Mr. Seward to Mr. Pruyn.

No. 2.]

Sir: Generally a foreign mission is eminently desirable. It is no small honor to be the organ of one’s country in her communications with a foreign state. The opportunities which such a position affords to serve two nations, and, consequently, the whole family of mankind, cannot fail to awaken a noble ambition in any generous and benevolent mind.

But I fear you will find embarrassments in your mission which will make you regret its honors and undervalue its powers.

Japan is a semi-enlightened and isolated country, only recently compelled into treating with the United States, as it has also been with the other western powers. The judgment of its government has been convinced, and, I have no doubt, its sentiments have been won to this new relation with the United States through the great discretion of the late Commodore Perry, and the wonderful sagacity and patience of your predecessor, Mr. Harris. But it is notorious that the people of Japan, especially its ruling classes, have not yet reconciled themselves to the sudden and complete revolution of national habits, of which there is no memory to the contrary existing among them. Hitherto, as we have reason to believe, the Japanese government and people have been kinder in their sentiments towards us than towards other western nations with whom they have framed treaties under the same circumstances.

But the time has now come for our trial. When we gently coerced Japan into friendship with us we were a united nation. We did not admit that there then was, or, indeed, that there ever had been, a stronger one in the world. Our mercantile and our naval marine vindicated this high pretension on every sea, however distant from our own continent. Nine months have wrought a great and melancholy change in this proud position. We are divided by faction, and engaged in civil war. The national authority is tasked for its utmost vigor to maintain our flag within our own territory, and our commerce is harassed by pirates of our own kindred, even in our own waters.

You know that we have no doubt of our success in putting down this unhappy insurrection and restoring the federal authority. You have already seen how the government daily gains strength, and how the insurrection already begins to decline. But what will be the influence of the news of our divisions among the semi-barbarians of Japan, magnified and painted, as they will doubtless be, by strangers, enemies of the republic, its prosperity, and its power 1 Will the government of Japan retain the fear which, perhaps, was the best guarantee of its good will towards us? Will the misguided faction in Japan, so hostile to all foreigners, suffer the government to remain in friendship with a nation that will seem to them to have lost the virtue of patriotism so essential to command the respect of other nations? Already we have heard that he Chinese authorities, informed of our divisions, have come to underrate our power, and to disregard our rights Is this evil to be experienced also in Japan? To prevent it is the responsibility of your mission—to watch and guard the national interests there, [Page 818] while the storms of faction are spending their force against the government at home, will be your chief duty. It will require great dignity and firmness, combined with equal prudence and moderation. I can give you only one counsel. Have faith, under all circumstances, in the virtue of your countrymen, and, consequently, in the triumph of the Union. If you fail in that faith, your distrust will be discovered by the ill-informed and feeble-minded community around you. They will have no respect for a government which they think more pretentious while it is weaker than their own; your mission will be a failure, and perhaps end in disaster and danger. If you have that faith, you can impress it upon the government and people of Japan, and their friendly relations towards us may be retained until, our domestic differences being ended, we are able once more to demonstrate our power in the East, and establish our commerce there on secure foundations. You will find no open questions for discussion in your mission. It is important to preserve friendly and intimate relations with the representatives of other western powers in Japan. You will seek no exclusive advantages, and will consult freely with them upon all subjects, insomuch as it is especially necessary, at this time, that the prestige of western civilization be maintained in Yedo as completely as possible. In short, you will need to leave behind you all memories of domestic or of European jealousies or antipathies, and will, by an equal, just, and honorable conduct of your mission, make the simple people of Japan respect, not only the institutions of your own country, but the institutions of Christianity and of western civilization.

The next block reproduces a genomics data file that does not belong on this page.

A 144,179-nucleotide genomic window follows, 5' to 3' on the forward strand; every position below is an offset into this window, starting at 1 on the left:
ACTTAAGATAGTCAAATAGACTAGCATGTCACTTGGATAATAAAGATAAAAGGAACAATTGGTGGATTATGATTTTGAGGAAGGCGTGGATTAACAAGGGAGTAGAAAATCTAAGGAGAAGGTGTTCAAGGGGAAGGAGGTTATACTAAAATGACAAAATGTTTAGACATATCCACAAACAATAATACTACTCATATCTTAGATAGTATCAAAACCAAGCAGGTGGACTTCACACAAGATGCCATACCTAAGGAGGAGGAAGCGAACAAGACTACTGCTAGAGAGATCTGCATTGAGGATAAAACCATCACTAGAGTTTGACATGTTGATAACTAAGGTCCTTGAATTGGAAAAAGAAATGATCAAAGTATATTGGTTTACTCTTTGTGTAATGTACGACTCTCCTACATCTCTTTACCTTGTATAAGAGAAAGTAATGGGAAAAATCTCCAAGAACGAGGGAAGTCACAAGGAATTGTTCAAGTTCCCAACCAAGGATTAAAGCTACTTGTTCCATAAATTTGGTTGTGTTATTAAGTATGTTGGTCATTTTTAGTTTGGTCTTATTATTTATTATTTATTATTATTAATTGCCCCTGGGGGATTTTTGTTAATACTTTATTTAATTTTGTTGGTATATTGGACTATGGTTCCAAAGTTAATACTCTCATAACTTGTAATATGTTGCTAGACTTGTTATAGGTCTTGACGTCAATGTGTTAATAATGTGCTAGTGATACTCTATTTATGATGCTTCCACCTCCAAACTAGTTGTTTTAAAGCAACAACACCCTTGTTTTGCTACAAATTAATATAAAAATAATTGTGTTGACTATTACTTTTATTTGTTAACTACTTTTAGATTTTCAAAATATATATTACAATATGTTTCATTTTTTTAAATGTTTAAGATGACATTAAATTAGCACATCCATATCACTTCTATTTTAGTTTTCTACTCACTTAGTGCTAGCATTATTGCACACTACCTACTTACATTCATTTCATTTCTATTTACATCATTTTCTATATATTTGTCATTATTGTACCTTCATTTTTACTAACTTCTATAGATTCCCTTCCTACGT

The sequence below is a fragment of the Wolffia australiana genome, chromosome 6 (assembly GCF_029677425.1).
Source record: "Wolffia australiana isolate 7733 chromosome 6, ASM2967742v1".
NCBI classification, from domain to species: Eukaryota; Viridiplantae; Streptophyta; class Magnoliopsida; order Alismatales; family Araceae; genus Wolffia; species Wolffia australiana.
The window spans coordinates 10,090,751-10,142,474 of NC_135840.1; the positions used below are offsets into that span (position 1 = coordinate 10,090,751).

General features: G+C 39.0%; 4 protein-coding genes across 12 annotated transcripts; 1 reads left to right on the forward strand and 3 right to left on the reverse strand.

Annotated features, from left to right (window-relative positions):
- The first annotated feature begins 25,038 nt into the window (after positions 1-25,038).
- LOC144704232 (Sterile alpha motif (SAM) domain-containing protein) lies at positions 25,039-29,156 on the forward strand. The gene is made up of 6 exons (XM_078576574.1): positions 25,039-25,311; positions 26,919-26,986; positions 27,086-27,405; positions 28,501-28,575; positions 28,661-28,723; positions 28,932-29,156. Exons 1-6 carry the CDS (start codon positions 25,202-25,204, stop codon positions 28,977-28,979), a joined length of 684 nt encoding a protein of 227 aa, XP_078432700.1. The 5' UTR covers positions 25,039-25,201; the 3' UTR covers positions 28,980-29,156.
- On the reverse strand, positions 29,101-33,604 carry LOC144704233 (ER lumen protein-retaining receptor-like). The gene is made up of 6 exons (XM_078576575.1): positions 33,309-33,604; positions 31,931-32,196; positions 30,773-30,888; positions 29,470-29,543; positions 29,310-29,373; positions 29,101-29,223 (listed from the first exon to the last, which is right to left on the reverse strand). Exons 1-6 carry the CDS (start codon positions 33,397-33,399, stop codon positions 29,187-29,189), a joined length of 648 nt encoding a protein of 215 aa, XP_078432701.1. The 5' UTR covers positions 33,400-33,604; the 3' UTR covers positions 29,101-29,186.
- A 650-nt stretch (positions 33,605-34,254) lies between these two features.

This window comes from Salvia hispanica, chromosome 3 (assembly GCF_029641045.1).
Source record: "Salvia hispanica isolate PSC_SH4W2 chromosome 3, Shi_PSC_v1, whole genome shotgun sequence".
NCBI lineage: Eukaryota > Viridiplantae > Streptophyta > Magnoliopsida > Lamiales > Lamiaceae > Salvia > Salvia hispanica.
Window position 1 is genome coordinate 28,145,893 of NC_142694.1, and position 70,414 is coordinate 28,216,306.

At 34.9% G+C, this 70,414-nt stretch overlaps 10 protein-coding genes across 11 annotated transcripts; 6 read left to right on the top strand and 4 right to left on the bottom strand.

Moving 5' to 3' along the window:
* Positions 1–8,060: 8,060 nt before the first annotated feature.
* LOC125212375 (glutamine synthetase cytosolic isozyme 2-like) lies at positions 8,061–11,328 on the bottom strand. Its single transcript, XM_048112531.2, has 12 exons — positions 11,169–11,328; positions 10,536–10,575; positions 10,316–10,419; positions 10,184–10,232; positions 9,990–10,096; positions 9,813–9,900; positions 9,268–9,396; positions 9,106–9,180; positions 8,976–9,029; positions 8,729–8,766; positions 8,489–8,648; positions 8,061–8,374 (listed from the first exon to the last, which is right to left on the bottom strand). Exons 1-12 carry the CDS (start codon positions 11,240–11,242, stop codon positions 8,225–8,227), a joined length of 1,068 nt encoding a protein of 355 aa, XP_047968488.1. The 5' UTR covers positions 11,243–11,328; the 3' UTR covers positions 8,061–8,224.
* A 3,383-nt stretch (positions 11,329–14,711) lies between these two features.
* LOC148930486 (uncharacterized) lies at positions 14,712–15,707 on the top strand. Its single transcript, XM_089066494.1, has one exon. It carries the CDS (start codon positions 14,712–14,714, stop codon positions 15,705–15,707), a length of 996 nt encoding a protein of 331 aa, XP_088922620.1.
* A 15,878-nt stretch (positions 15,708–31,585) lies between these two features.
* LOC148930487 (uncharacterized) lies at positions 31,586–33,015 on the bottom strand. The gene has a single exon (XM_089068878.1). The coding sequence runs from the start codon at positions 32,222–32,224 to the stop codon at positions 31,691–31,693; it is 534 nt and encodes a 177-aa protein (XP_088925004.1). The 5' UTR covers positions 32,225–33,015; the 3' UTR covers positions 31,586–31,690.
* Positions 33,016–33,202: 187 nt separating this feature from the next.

I am, sir, your obedient servant,


Robert H. Pruyn, Esq., &c., &c., &c.